Sunday, December 11, 2005

Chapter 8: Yosemite Valley

Sue and I left the cabin and headed, via shuttle bus, to Yosemite Village to do some light souvenir shopping. I found some postcards and a couple of tee-shirts. One for me. One for Ken. Then we went to a pizza restaurant that was perhaps less than a quarter full. Wine and pizza hit the spot and we headed back to the cabin for bed. The night was dark and it was still raining. It rained all through the night, and although I thought I slept well, I do remember hearing the rain on the canvas of the tent cabin most of the night. It was very nice.

Sue got up during the night to go to the bathroom, and so did I. But, while she got dressed and went all the way to the bathrooms in the center of camp with a flashlight, I must admit that I just stepped outside the tent and peed against a tree. Oh the wonders of nature!

In the morning, Sue went out to take pictures and we met over by the restaurant for coffee and apple pie (that we had brought). It was foggy, but the fog lifted soon enough and we were on our way to the trailhead for the hike up to Vernal Fall. At one point I wanted to get the camera out to take a picture and... the camera wasn’t in the camera bag. We panicked. Did I leave it on the arm of the chair outside the restaurant? Shit. Then I looked in my backpack and there it was, inside. Not where it was supposed to be, but at least it was there. Whew.

The hike was great; easy at first, but soon steep and more difficult. We stopped on a rock in the river after a couple of hours for the snack we had packed. Sue had been to this rock before, and we spent a few minutes looking for it. We considered it a special, private place, but of course there have probably been thousands of people on the same spot before us. We had a great view of Vernal Fall from the rock. However, on this day, there was no one there but us. It was magical.

The lower part of the Vernal Trail - the big rock you see in the middle of the riverbed is where we had our snack.

Sue sitting on the rock.

After recharging, we headed up the Mist Trail that, in spring, lives up to its name. At this time of the year, however, there isn’t enough water in the fall to make enough mist to get climbers wet. This section of the trail is very steep and it’s slow going.

Vernal Fall and rainbow.

We got to the top, huffing and puffing, and I posed at the very top of the waterfall to commemorate the occasion. We found a quiet spot near the stream and broke out our packed lunches. The simplest food tastes so good after a couple of hours of uphill hiking! Needless to say, the trip back down was quick – although going downhill requires using a whole different set of muscles from those used to go up, so I was still working and stretching and knew that I would be quite sore the next day.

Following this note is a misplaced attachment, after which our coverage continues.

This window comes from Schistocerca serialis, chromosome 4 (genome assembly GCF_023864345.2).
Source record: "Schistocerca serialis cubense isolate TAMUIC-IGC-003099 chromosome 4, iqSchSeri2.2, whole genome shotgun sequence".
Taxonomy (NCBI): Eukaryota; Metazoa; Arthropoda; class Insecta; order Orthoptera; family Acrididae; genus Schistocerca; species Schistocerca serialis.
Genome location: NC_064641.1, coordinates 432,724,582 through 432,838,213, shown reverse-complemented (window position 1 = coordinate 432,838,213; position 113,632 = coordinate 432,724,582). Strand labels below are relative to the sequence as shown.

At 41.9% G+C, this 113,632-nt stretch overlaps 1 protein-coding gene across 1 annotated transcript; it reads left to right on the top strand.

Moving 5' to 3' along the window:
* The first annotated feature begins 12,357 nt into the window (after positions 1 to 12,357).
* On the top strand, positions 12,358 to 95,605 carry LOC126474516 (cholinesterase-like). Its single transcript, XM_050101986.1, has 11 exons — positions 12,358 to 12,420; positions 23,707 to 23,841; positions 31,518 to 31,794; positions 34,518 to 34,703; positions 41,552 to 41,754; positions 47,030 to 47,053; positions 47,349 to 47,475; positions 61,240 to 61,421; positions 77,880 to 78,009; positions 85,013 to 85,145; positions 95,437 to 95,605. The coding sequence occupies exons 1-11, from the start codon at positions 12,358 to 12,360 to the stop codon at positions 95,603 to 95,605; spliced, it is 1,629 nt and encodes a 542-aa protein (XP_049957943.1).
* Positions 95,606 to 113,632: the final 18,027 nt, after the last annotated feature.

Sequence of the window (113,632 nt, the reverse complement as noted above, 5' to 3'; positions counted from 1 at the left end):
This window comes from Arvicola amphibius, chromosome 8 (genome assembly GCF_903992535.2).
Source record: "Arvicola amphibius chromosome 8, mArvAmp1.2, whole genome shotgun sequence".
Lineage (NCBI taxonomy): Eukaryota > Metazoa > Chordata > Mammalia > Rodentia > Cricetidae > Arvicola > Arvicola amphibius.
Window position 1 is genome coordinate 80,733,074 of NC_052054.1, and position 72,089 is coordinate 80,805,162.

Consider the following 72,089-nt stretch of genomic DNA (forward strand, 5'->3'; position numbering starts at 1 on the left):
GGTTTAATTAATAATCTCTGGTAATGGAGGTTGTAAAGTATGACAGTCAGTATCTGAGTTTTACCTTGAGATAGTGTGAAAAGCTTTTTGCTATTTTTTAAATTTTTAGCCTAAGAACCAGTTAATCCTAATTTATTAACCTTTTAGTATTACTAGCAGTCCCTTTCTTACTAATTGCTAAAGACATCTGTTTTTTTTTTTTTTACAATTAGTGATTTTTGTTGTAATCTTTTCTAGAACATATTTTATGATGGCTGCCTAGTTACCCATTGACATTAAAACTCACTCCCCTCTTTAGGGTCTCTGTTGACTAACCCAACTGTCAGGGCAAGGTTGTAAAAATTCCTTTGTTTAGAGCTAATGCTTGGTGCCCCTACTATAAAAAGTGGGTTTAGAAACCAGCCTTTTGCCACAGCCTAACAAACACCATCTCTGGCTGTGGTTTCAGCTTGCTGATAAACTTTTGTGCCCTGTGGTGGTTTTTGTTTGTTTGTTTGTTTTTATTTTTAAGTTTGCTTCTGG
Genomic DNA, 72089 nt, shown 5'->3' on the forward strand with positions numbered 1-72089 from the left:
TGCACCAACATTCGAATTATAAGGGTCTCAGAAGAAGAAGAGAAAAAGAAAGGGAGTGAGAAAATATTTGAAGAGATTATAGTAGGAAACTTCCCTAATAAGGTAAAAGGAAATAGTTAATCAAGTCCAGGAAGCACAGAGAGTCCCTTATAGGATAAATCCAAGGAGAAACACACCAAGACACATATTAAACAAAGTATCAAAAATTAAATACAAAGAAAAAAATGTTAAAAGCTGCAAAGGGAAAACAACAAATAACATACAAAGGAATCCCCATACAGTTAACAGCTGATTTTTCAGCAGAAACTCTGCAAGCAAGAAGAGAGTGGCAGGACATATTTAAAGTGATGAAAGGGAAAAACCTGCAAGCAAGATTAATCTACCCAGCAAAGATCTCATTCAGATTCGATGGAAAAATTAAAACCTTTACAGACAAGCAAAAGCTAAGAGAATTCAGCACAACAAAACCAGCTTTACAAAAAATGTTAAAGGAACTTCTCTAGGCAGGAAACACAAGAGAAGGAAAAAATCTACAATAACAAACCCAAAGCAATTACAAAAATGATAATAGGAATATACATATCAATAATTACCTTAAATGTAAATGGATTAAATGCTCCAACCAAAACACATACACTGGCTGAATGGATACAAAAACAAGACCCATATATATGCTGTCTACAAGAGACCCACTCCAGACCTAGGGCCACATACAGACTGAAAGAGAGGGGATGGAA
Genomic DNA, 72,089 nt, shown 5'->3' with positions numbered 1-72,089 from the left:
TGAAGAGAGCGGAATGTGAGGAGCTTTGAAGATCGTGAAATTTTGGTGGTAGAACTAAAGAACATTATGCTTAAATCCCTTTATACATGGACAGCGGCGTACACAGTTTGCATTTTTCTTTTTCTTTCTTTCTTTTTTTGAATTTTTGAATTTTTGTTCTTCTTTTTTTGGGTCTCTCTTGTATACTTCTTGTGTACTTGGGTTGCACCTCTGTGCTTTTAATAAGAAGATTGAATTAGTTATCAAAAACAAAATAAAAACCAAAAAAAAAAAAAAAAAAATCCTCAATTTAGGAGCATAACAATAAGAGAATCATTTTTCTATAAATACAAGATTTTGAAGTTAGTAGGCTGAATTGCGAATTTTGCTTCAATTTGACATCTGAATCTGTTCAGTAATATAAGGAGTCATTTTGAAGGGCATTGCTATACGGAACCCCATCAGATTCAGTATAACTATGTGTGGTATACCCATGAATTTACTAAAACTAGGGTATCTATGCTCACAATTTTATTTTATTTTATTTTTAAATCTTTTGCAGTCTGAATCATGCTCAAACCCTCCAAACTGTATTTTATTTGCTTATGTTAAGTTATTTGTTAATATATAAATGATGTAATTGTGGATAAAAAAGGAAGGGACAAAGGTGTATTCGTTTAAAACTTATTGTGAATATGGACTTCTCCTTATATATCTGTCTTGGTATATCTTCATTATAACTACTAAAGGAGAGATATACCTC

Walt at the top of Vernal Fall.

Sue and I finished off the day by visiting the Ansel Adams gallery, sending a few postcards, and stopping at the Ahwahnee Hotel for a drink (or two). We sat outside the hotel bar under some beautiful oak trees. Suddenly, we heard a loud clunk on the sidewalk next to us. Acorns were dropping out of the trees and, as we found out, they were dropping pretty regularly. A woman next to us got bonked pretty good on the head. Squirrels dashed about at our feet picking them up and stuffing them into their cheeks. After a few sips of wine we sat back and enjoyed the show. At one point, Sue ran into the hotel gift shop and came back with a little present (pictured here) to commemorate our experience: a tiny silver acorn!

Our waiter offered to take our picture together:

Walt and Sue at the Ahwahnee.

With light heads we jumped back on the shuttle and headed to Yosemite Falls to see what little water was tumbling down. Sue wanted to show me the new access paths that the Park Service had installed since I had been there last. They had eliminated a parking lot and added bathrooms, benches, and some interesting interpretive stuff (which includes a touchable bronze relief map of the Yosemite Falls area of the park – pretty cool). It was all much nicer than it used to be and without the parking area it felt more like wilderness than one of the most visited tourist attractions in California. It didn’t hurt that it was an early evening in late September and there were at most 10 people there with us.

We went over to Yosemite Lodge to have dinner (burgers and fries) and then walked back to our tent cabin. Along the way, as the light in the valley was just about gone, the view of Half Dome, still partially glowing in the late evening sky, was spectacular. I took this picture, but of course I needed to use the computer to lighten it up; that’s why it’s a bit grainy. The light faded pretty fast and we walked the rest of the way in the dark.

Half Dome.

On Wednesday, we took a short walk along the river after breakfast, then I packed up and said good-bye to Sue (who was staying for a third night) and hit the road back to the Bay Area for my last night in California. The next day I would be on the plane headed back to Europe, and home.

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